BROOKLYN — As the city recently announced a plan to improve the diversity of schools across the city — leaving many of the details to be filled in later by a newly formed advisory group — one school elementary school in Park Slope is taking the issue head-on.
The School Leadership Team at the highly regarded P.S. 321, which includes the school’s principal, parents and teachers, posted a letter Wednesday calling for the elimination of screened middle schools in District 15, which also includes Cobble Hill, Carroll Gardens, Red Hook and parts of Sunset Park.
Instead, the SLT advocates for a lottery-based system or an “ed opt” model, which is when schools reserve spots for students performing at different academic levels.
The school — which acknowledges it currently has an affluent, overwhelmingly white student body — is hoping to use its perch of privilege to speak out about making more systemic changes to the district's highly segregated middle schools.
“Screened schools perpetuate the very inequities that Mayor De Blasio referenced when he described New York City as a ‘Tale of two Cities’ and this is not the story we want for our children,’” stated the letter addressed to District 15 Superintendent Anita Skop, Chancellor Carmen Fariña and Mayor Bill de Blasio. “We feel school choice is no longer working in our district and hope that we might work with you on a plan to change it.”
The SLT team added, “However, [the lottery-based system] only works if all schools in the district adhere to the same admissions policy and if the process is completely transparent.”
Currently 76 percent of white students in District 15 are concentrated in just three screened middle schools in the district, and these same middle schools serve just 14 percent of the district’s economically disadvantaged students, the letter stated.
Research shows that diverse classrooms are a benefit to all students, the letter noted, as exposure to students from different backgrounds leads to new ideas and improved critical thinking.
There are already efforts underway in the district to address the middle school admissions process, including shifting to a “blind” ranking system so students’ order of preference is now unknown to the schools they apply to. Under the previous setup, the most sought-after schools — M.S. 51, M.S. 441 and New Voices — often wouldn’t consider a student who didn’t rank them first or second, which many parents say led to high anxiety on how to game the system.
The city is expected to shift to a blind ranking system in efforts to boost diversity in middle schools in several other districts, including Manhattan's districts 1, 2, 3, 4 and 5, covering from the tip of Manhattan to Harlem, and Brooklyn's district's 13 (Brooklyn Heights, Dumbo, Downtown Brooklyn, Prospect Heights, Fort Greene, Clinton Hill) and 14 (Williamsburg and Greenpoint).
Parents in District 15, however, said the change did little to change the advantage in the admissions process of more savvy parents who could take time off from work to visit schools. And it did not change the screening process.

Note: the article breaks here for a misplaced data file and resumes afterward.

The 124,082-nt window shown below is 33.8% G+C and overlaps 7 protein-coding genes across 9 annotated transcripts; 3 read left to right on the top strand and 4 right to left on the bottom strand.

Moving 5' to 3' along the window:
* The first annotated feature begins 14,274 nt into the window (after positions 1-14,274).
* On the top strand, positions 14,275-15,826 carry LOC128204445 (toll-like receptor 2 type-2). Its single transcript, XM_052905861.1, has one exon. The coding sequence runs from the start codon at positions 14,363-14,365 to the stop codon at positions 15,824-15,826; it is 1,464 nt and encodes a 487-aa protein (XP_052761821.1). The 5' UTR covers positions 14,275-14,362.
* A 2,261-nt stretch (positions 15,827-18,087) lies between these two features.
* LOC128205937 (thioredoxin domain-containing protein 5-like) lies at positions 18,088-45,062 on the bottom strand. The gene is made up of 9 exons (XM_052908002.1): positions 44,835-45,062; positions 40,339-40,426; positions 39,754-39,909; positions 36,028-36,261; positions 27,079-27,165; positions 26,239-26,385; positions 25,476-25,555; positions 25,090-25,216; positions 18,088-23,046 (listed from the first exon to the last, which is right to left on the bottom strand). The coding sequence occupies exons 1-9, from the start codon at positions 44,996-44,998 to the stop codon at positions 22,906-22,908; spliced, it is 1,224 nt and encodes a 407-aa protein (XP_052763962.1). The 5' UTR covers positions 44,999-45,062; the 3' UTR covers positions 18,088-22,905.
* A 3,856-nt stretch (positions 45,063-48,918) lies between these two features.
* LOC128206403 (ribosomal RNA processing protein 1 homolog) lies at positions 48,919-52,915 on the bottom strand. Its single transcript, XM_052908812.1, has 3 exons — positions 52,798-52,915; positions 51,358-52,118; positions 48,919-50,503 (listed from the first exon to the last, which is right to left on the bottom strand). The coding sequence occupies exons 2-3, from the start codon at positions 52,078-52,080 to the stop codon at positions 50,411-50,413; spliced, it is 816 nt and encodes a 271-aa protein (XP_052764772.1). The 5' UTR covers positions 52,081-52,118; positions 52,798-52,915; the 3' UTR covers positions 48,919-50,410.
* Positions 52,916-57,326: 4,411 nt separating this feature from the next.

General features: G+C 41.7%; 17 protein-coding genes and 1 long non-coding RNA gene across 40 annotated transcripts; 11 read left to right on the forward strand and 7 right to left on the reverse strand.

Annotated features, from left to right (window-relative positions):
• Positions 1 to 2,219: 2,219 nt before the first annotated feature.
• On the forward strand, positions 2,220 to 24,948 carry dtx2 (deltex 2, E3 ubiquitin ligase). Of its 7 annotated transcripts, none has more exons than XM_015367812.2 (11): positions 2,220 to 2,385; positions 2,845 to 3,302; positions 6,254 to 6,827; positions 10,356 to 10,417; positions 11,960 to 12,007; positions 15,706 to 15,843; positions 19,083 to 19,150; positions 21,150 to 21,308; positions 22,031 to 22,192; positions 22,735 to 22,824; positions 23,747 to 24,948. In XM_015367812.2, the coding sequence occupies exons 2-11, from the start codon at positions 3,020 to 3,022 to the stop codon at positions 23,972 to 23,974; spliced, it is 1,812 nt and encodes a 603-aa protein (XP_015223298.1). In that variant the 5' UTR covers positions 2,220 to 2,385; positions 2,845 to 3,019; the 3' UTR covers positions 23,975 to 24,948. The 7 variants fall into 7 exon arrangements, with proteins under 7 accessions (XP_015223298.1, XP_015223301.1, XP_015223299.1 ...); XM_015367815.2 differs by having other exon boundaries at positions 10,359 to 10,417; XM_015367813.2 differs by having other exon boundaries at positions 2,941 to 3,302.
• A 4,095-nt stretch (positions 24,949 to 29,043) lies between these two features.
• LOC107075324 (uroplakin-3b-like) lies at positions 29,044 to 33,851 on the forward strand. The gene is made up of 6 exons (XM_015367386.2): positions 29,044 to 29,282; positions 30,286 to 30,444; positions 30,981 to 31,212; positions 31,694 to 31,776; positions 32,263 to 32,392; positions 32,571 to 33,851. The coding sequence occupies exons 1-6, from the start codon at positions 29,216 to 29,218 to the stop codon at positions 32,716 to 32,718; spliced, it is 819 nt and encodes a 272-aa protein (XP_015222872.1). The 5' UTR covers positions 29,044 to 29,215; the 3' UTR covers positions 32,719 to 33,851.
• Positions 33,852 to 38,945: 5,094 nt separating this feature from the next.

A handful of schools, including M.S. 447 and M.S. 839 are setting aside a certain percentage of seats for low-income students, but the 321 team would like to see a district-wide initiative, they said.
“When middle schools are allowed to screen and select students by academic performance, attendance, and behavior grades, the result will always be ‘selective’ schools siphoning off a majority of the higher performing students, largely correlating with white, wealthier students,” stated the letter, which was posted on Facebook. “Maintaining the status quo feels untenable.”
The SLT team at P.S. 321 did not shy away from the elite school’s own reality, where nearly 77 percent of students are white and only 7 percent of students qualify for free or reduced lunch. P.S. 321, long considered one of the top schools in Brooklyn, is known for its active — and deep-pocketed — parent body, which tends to raise about $1 million a year.
“We must acknowledge that our own elementary school is deeply segregated,” the letter stated. “We wish that were not the case and believe that all students would benefit from a more representative demographic. We welcome discussion about how to integrate elementary schools, and also understand that as a neighborhood zoned school we have less direct control than we do with the middle school choice plan that is currently in place.”
The Department of Education said it planned to involve the community as it takes next steps to boost diversity.
"As part of the school diversity plan, DOE will kick off a community stakeholder engagement process in District 15 – working alongside school leaders, parents, community and elected leaders," DOE spokesman Will Mantell said. "As part of this process, we’ll review this letter and other recommendations from the District 15 community."